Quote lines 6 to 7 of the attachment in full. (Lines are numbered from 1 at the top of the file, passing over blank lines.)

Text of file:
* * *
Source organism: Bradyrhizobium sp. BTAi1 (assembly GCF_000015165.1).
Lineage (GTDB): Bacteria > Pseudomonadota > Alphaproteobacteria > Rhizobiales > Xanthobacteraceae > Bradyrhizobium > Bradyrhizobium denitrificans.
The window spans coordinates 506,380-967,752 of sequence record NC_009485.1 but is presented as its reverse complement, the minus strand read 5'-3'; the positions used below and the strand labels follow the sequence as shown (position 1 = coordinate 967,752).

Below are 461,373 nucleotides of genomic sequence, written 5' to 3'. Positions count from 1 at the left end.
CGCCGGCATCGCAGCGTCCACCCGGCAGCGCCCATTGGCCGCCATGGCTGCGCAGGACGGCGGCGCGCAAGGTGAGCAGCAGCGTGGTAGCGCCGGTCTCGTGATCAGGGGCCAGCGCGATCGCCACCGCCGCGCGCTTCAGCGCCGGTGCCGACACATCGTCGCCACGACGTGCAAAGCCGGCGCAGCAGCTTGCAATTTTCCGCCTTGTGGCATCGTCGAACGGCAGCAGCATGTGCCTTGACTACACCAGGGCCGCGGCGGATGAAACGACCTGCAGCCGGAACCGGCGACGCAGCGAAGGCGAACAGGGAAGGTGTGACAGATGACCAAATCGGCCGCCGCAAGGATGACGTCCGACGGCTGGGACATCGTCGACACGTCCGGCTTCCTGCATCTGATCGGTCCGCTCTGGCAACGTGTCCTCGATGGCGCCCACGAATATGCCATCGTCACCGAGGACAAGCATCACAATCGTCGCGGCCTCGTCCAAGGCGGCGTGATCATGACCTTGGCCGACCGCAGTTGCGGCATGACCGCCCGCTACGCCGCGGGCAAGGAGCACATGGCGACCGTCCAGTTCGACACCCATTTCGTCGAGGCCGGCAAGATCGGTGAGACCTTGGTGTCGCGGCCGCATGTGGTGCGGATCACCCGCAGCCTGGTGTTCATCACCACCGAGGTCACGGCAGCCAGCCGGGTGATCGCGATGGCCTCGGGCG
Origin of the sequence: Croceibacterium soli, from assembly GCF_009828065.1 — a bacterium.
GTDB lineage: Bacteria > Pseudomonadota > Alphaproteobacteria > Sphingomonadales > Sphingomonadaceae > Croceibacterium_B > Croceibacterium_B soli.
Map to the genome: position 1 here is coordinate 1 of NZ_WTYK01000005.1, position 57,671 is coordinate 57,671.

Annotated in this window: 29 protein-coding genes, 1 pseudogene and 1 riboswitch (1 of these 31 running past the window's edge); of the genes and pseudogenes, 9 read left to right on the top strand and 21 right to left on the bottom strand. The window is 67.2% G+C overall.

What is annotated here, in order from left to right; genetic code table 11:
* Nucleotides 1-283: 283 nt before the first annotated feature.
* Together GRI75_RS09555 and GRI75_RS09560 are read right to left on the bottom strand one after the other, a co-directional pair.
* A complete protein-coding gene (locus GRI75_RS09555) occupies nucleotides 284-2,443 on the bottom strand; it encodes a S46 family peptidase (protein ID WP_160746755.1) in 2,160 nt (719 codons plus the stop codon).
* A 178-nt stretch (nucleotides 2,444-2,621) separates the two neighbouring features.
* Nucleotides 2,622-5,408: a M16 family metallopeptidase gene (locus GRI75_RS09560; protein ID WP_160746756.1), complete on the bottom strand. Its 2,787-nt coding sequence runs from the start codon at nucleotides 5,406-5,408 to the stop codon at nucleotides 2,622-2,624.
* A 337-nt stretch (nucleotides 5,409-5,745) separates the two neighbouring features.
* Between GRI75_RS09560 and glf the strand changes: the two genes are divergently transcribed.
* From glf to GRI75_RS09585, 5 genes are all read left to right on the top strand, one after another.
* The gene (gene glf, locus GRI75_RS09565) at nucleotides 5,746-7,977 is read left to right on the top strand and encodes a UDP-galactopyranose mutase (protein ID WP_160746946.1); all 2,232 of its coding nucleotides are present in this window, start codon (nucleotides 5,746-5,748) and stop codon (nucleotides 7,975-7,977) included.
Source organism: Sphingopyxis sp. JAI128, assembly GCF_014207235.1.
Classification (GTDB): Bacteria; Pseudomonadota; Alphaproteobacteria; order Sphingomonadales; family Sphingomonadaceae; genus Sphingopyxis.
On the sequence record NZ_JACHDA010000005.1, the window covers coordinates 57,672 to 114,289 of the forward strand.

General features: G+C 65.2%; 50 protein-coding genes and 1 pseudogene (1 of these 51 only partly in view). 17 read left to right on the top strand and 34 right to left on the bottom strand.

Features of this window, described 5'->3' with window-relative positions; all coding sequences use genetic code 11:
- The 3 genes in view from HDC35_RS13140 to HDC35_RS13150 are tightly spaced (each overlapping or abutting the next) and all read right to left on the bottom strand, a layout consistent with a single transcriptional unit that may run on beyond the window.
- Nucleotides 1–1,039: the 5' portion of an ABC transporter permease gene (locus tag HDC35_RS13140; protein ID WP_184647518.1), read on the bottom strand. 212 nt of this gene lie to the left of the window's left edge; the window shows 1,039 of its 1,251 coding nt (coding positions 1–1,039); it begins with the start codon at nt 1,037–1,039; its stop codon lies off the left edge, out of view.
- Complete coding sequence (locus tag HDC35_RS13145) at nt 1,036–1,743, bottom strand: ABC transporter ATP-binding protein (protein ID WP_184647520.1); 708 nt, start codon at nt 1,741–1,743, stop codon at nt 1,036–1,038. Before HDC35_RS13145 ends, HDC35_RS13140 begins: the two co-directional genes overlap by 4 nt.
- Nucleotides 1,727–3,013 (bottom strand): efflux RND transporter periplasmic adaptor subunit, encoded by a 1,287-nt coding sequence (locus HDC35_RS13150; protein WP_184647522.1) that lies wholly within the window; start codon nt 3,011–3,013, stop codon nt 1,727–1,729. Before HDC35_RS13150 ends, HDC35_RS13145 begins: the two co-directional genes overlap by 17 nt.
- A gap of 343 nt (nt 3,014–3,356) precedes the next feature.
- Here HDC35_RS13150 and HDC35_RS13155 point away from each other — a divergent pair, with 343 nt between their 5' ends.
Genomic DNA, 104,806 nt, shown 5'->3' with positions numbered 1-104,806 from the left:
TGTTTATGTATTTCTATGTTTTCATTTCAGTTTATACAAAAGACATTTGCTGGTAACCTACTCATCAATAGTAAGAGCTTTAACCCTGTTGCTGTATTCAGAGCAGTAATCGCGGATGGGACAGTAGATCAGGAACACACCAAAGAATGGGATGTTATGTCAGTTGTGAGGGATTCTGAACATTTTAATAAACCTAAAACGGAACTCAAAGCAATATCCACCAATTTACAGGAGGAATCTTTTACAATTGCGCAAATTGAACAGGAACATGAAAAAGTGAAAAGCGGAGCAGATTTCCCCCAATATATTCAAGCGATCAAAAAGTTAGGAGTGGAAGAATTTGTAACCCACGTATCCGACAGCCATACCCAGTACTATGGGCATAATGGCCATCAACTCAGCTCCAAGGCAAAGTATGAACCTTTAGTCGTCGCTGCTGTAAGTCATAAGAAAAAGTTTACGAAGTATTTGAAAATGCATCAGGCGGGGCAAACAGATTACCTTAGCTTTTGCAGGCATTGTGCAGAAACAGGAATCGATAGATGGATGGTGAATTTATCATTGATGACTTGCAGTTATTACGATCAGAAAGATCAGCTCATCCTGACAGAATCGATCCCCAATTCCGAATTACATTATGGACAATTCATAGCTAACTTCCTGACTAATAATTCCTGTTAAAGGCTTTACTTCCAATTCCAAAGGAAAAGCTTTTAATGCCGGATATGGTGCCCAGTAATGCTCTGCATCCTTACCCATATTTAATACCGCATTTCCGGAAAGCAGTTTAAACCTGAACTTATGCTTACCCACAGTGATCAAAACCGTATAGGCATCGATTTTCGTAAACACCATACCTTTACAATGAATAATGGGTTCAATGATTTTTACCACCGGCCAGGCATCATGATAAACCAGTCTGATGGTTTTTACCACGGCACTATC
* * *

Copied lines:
Origin of the sequence: Croceibacterium soli, from assembly GCF_009828065.1 — a bacterium.
GTDB lineage: Bacteria > Pseudomonadota > Alphaproteobacteria > Sphingomonadales > Sphingomonadaceae > Croceibacterium_B > Croceibacterium_B soli.